At the central wholesale market in Lahore, Pakistan, for instance, bananas are traded in unsanitary conditions, causing health hazards since food is handled and piled on the ground close to the gutter, the report states, adding, "This kind of market environment also causes food waste, since the unsanitary conditions and rough handling cause deterioration of fragile fresh products."

In developing countries 40 percent of food losses occur at post-harvest and processing levels, while in industrialized countries more than 40 percent of losses happen at retail and consumer levels.

Food waste is more a problem in industrialized countries, where it is most often caused by retailers and consumers throwing edible foodstuffs into the trash.

Per capita waste by consumers is between 95-115 kilograms (209-253 pounds) a year in Europe and North America, while consumers in sub-Saharan Africa and South and Southeast Asia each throw away only 6-11 kg (13-24 pounds) a year.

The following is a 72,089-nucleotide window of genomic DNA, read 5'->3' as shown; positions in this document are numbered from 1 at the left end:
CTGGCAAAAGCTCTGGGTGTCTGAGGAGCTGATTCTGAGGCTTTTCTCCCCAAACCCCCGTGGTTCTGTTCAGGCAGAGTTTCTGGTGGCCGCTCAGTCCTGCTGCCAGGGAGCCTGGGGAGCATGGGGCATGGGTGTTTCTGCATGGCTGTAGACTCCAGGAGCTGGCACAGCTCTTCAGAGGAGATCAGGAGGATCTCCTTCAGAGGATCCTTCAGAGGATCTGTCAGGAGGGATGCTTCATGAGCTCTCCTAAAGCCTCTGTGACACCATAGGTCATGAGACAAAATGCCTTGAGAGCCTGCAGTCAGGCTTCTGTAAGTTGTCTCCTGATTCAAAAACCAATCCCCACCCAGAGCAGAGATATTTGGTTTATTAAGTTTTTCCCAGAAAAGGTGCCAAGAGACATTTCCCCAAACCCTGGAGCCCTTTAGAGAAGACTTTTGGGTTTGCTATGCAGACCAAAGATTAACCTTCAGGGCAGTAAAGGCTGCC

The report offers several practical suggestions on how to reduce losses and waste.

In developing countries the food supply chain could be strengthened by assisting small farmers to link directly to buyers. Both private and public sectors should also invest more in infrastructure, transportation and in processing and packaging, the report recommends.

In middle-income and high-income countries food losses and waste are due to consumer behavior and lack of communication between different actors in the supply chain.

"Perhaps one of the most important reasons for food waste at the consumption level in rich countries is that people simply can afford to waste food," the report states.